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Preparing for Interviews

In interviews, your job is to convince a recruiter that you have the skills, knowledge and experience for the job. Show motivation and convince a recruiter that you fit the organization's culture and job description, and you get that much closer to an offer. 

7-Step Interview Prep Plan

1. Research the organization.
This will help you answer questions — and stand out from less-prepared candidates.
Seek background information. 
Use tools like Vault, CareerSearch or The Riley Guide for an overview of the organization and its industry profile.
Visit the organization’s website to ensure that you understand the breadth of what they do.
Review the organization's background and mission statement.
Assess their products, services and client-base.
Read recent press releases for insight on projected growth and stability.
Get perspective. Review trade or business publications. Seek perspective and a glimpse into their industry standing.
Develop a question list. Prepare to ask about the organization or position based on your research.
2. Compare your skills and qualifications to the job requirements.
Analyze the job description. Outline the knowledge, skills and abilities required.
Examine the hierarchy. Determine where the position fits within the organization.
Look side-by-side. Compare what the employer is seeking to your qualifications.

3. Prepare responses.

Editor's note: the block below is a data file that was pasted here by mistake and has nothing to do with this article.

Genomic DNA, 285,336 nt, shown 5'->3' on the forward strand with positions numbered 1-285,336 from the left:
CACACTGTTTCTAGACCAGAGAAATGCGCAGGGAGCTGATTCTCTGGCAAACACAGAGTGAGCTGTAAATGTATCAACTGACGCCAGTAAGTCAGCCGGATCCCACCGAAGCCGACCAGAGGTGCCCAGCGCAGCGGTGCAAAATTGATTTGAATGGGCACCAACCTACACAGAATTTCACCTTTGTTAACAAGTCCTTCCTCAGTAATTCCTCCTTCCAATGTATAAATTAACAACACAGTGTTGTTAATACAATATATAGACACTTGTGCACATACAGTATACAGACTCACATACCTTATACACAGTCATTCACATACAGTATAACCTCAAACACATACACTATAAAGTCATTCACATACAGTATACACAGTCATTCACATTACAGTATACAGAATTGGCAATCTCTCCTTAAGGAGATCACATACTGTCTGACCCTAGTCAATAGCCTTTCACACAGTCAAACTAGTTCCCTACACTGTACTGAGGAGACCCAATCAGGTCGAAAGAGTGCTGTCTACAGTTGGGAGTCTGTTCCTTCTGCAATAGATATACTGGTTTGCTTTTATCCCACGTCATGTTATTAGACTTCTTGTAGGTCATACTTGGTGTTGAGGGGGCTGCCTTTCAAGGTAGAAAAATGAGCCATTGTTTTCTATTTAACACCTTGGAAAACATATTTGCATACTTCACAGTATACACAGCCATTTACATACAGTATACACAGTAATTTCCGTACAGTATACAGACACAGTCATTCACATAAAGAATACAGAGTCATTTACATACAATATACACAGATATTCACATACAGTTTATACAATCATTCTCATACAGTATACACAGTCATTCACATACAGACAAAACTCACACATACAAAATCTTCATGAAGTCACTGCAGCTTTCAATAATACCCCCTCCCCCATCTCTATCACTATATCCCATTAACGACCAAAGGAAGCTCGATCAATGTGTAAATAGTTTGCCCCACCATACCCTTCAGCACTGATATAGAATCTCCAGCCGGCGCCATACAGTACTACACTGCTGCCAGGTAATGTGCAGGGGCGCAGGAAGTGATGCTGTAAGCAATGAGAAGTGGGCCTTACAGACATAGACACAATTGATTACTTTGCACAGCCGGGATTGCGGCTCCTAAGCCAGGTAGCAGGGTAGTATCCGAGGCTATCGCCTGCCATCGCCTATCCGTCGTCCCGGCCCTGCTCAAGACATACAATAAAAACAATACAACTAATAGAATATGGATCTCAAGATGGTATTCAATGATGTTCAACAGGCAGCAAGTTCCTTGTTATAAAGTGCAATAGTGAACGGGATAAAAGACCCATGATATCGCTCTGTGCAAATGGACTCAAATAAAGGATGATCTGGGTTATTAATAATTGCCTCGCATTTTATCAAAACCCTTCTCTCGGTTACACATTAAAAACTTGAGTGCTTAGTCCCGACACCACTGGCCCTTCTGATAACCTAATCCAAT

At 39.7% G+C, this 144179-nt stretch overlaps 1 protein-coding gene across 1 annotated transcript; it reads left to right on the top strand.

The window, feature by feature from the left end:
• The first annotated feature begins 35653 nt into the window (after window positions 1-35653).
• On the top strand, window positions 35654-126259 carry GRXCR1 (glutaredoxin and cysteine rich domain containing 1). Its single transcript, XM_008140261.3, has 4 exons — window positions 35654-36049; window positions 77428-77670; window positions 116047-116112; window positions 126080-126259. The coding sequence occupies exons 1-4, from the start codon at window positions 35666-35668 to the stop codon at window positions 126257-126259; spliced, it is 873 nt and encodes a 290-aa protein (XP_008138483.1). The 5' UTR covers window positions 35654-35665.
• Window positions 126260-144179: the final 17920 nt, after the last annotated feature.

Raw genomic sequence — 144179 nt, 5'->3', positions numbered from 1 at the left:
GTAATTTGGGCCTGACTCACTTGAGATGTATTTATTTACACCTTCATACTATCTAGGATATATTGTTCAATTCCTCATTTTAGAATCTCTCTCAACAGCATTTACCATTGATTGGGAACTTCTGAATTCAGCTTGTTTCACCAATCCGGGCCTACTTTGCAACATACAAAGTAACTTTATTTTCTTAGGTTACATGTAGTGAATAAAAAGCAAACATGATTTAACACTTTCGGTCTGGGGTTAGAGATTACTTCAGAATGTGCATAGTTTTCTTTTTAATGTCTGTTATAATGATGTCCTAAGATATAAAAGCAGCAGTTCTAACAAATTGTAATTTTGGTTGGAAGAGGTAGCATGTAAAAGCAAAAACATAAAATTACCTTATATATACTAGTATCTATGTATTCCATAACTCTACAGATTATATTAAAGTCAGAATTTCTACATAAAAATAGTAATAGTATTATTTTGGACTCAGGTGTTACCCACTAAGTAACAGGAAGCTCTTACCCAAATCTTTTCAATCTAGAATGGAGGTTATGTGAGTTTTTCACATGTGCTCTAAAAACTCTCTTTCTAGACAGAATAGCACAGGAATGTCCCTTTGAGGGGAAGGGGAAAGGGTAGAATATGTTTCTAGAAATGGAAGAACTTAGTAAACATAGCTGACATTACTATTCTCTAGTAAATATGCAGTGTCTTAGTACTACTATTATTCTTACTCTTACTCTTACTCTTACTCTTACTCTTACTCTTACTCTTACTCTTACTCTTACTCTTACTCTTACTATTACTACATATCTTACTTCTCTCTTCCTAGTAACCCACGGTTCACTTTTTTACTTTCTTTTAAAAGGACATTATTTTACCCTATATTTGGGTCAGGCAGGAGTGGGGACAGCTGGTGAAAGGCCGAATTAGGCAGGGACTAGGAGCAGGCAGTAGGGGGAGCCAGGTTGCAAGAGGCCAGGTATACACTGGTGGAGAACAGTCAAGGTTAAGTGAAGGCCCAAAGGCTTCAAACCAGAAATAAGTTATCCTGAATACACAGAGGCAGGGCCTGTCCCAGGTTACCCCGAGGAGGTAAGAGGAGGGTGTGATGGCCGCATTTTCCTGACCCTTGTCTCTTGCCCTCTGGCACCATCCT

Most interviews involve a combination of resume-based, behavioral and case questions. We encourage you to prepare yourself with practical examples in the best possible way.

4. Plan what to wear.

Go neutral. Conservative business attire, such as a neutral-colored suit and professional shoes, is best.
Err formal. If instructed to dress “business casual,” use good judgment.
Plug in that iron. Make sure your clothes are neat and wrinkle-free.
Dress to impress. Be sure that your overall appearance is neat and clean.
5. Plan what to bring.

Extra copies of your resume on quality paper
A notepad or professional binder and pen
A list of references
Information you might need to complete an application
A portfolio with samples of your work, if relevant
6. Pay attention to non-verbal communication.

Be mindful. Nonverbal communication speaks volumes. 
Start ahead. Remember that waiting room behaviors may be reported.
Project confidence. Smile, establish eye contact and use a firm handshake.
Posture counts. Sit up straight yet comfortably. Be aware of nervous gestures such as foot-tapping.
Be attentive.  Don't stare, but maintain good eye contact, while addressing all aspects of an interviewer's questions.
Respect their space. Do not place anything on their desk.
Manage reactions. Facial expressions provide clues to your feelings. Manage how you react, and project a positive image.

7. Follow up.
Many interviews end with “Do you have any questions?” 
Bring a list. You may say, “In preparing for today's meeting, I took some time to jot down a few questions. Please allow me to review my notes.” 
Be strategic. Cover information not discussed or clarify a previous topic — do not ask for information that can be found on the organization’s website.
In your opinion, what makes this organization a great place to work?
What do you consider the most important criteria for success in this job?
Tell me about the organization’s culture.
How will my performance be evaluated?
What are the opportunities for advancement?
What are the next steps in the hiring process?